Heavenly abode for the Aged
Like Florence Nightingale she flits through the dormitories chatting
and laughing with the inmates, bestowing a smile here and a pat there. In the infirmary,
she stops to radiate some sunshine amongst the sick - to find out whether their pain has
subsided or whether they enjoyed their midday meal. This gentle and humble lady offering a
healing touch to the old and destitute is Savithri Vaithi, the Chairman of Vishranthi, a
home away from home an abode for aged and destitute women who find shelter and
loving care here, far away from their own homes.
Started by the Monday Charity Club some 25 years back with
just one elderly Christian lady as its inmate and one helper, Vishranthi today houses
about 107 elderly women. But why such an unusual name for the club, one might well be
tempted to ask? The answer is simple and straightforward! Some housewives met on a Monday
to form the club and hence it was named the Monday Charity Club. A charity a month for the
needy was to be its general objective.
At that time, no other ladies club was running an
institution for the aged in the city excepting for a few missionaries, so the idea caught
on like wildfire, though initially it did meet with a lot of resistance from the society.
The club was accused of breaking the culture of the joint family. But despite stiff
opposition, the institution took birth in a one- room rented house in Chromepet in 1978.
Today, Vishranthi is the proud owner of a one-acre plot of
land at Palavakkam, the land being donated by AVM Charities. Helpage India working
nationwide for the cause of the aged raised the funds for the construction, with the
building being inaugurated by the then President of India, Mr. Neelam Sanjiva Reddy.
"The only criteria for admission to the home is that the women should be
poor, destitute and 60 plus," says Savithri. "Most of the inmates staying here
joined on their own, are over eighty, were widowed at an early age and were working as
ayahs, cooks, in the fields, petty shops or as fruit and vegetable vendors with nowhere to
go and with not much earnings to sustain them in their old age," she continues.
"So when they approached us we offered them a place to stay and more importantly to
die in dignity," she adds. Incidentally Vishranthi even has a mortuary and takes care
of the last rites of the dead.
All inmates of Vishranthi stay like one big family within
the twelve dormitories of the building. Eighteen trained staff members including a matron,
three experienced nurses, two cooks and helpers comprise the enlightened team here. Says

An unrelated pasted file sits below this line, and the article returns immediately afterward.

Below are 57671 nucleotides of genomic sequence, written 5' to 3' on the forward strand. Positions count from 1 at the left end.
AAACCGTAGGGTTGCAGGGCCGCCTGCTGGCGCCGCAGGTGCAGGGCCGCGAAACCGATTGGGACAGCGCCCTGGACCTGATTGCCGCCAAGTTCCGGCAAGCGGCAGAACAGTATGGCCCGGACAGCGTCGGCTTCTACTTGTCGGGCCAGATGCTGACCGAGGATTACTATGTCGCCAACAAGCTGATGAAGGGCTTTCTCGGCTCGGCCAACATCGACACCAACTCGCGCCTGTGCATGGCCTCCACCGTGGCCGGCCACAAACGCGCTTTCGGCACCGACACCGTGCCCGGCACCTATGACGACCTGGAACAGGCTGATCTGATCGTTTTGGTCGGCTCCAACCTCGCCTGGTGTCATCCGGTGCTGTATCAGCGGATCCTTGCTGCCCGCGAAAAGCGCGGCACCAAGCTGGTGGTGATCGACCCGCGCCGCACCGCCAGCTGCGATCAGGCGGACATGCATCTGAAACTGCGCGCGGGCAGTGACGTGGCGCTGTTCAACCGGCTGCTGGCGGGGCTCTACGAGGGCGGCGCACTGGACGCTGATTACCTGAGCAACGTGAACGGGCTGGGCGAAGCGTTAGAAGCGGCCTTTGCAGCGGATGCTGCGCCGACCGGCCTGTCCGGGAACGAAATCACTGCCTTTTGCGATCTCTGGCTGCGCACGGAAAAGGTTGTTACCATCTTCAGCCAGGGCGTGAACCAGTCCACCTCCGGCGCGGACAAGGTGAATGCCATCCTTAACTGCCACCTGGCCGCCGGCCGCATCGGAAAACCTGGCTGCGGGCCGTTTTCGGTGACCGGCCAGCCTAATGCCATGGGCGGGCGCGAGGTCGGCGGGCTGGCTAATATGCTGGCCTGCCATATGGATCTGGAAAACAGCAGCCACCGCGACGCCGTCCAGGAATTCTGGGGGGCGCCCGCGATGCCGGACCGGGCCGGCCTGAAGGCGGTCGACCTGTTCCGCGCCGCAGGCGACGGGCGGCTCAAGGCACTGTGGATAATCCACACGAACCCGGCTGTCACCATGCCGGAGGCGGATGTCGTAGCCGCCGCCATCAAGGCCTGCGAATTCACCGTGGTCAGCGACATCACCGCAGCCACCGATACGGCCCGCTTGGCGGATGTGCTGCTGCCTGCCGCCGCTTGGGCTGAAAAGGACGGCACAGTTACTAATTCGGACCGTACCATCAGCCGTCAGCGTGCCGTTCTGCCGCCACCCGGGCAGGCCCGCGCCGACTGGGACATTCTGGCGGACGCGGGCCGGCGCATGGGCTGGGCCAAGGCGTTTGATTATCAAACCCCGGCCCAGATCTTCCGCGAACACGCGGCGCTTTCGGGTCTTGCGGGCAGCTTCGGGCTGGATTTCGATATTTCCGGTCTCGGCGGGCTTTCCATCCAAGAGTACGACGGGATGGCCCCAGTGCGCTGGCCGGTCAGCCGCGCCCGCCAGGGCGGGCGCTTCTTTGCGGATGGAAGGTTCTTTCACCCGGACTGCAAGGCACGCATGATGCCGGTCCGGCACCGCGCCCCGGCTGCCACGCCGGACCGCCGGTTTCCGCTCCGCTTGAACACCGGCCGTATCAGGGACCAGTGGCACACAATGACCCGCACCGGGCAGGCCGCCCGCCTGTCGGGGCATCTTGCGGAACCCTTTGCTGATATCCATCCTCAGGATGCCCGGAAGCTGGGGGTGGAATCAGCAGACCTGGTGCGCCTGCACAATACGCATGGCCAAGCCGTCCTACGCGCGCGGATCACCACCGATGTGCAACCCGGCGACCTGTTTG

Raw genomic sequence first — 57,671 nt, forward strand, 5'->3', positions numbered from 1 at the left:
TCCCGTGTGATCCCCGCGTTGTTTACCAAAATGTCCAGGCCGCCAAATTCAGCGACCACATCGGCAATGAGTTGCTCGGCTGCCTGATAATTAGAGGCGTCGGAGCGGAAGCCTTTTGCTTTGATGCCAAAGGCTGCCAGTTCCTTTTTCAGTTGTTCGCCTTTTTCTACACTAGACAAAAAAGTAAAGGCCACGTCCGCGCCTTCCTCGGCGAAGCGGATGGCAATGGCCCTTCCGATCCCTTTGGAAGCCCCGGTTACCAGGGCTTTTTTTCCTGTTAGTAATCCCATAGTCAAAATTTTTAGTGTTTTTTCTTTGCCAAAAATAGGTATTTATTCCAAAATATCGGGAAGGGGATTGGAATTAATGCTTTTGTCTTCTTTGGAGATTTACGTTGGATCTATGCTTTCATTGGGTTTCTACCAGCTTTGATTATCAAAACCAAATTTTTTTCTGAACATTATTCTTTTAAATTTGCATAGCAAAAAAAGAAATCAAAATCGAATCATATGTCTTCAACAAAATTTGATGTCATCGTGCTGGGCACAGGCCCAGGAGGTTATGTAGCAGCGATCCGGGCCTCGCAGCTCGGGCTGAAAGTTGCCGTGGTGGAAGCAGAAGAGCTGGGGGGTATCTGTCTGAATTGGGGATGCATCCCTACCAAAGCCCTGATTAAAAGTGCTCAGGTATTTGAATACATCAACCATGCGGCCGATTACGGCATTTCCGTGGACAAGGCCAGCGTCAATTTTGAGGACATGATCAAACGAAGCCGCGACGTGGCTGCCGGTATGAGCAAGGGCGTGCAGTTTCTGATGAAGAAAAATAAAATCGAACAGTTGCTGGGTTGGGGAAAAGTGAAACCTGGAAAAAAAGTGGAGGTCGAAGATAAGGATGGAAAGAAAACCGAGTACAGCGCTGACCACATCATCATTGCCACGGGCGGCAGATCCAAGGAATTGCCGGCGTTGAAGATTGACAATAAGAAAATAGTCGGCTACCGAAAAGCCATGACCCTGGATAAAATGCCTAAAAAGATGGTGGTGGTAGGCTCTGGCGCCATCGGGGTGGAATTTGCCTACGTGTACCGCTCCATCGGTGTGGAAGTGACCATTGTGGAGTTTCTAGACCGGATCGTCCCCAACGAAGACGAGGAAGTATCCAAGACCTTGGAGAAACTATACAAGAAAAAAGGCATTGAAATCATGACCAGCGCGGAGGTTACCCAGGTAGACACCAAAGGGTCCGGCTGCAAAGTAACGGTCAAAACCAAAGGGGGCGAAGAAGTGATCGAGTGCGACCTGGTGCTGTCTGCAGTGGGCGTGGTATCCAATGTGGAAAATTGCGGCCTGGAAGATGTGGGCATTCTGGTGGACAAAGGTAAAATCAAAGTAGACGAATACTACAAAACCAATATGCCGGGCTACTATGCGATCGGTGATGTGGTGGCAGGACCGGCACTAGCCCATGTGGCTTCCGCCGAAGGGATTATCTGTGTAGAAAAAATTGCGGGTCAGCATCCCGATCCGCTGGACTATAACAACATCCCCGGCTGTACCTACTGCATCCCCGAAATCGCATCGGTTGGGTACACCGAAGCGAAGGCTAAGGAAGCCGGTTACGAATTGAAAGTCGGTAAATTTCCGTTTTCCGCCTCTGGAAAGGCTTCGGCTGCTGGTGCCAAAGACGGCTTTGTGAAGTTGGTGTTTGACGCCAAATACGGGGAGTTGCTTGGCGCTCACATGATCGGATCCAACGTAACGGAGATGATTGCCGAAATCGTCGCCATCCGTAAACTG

Savithri, "four of the girl -helpers are from the mental hospital. They were not
acceptable to their own families after their treatment so we brought them here." They
turned out to be efficient workers and along with the other helpers and inmates take care
of the cleaning, laundry (a manually operated washing machine has been donated by the
German Consulate), toilet cleaning and other works. In addition, the elders of the home
pitch in for cutting vegetables and once a week take turns at helping out with the dishes
amidst light-hearted chatter.
For the elderly folks the day starts early - at daybreak.
Morning ablutions over, it is time for a steaming cuppa. Everyone contributes in the daily
chores in the mornings after which a light breakfast of a nutritious porridge, concocted
from six cereals is served. Afterwards, all congregate at the small temple in the campus
premises for prayers. At noon, a South Indian lunch comprising sambar, rice and
vegetable curry washed down with buttermilk follows. Thereafter it is time for siesta.
Says Savithri, "previously the ladies used to make
agarbattis, rice wafers, sandalwood garlands but now most of them are so old and sickly
that they can only make paper packets (that are sold to nearby medical shops), though one
handicapped lady still undertakes tailoring of the clothes of all the inmates.
Evenings are generally reserved for a visit to the beach. Afterwards everyone
enjoys watching Tamil movies on the television. An early supper and it is time for bed at
This has been the daily routine for Vishranthi for many
years and most probably will continue to be so for many more years to come.
Ever heard of an Adopt a Granny Scheme? Well,
it works here. Some inmates of the institution are selected by the Trust (a 11 member
Board runs Vishranthi) and their case histories prepared. These are then forwarded to the
office of Helpage India, where further scrutiny is undertaken. Thereafter, these are sent to Helpage
International in U.K. where the stories of these aged ladies are published in the local
magazines attracting sponsors who come forth to adopt them. At present, British residents
have adopted about 50 women from Vishranthi. Thrice a year, the Helpage International
office forwards 800 Pounds for the upkeep of the grannies.
Why foreign sponsors alone, even you can adopt a granny if
you dont have one already. In fact, there are various other schemes through which
you can donate or contribute to Vishranthi. You can even contribute in kind
foodgrains, clothing, toiletries or medicines for the denizens of Vishranthi.
So, hurry! Put a smile back on an aged face
And in your life, happiness, will grace.
Flat No.1 Sapthagiri Apartments
83, T.T.K. Road
Chennai 600 018.
Tel. # 456634/454806
28 A.V.M.Rajeshwari Gardens
M.G.R Salai, Palavakkam
Chennai 600 041.
Shobha Mathur Pandian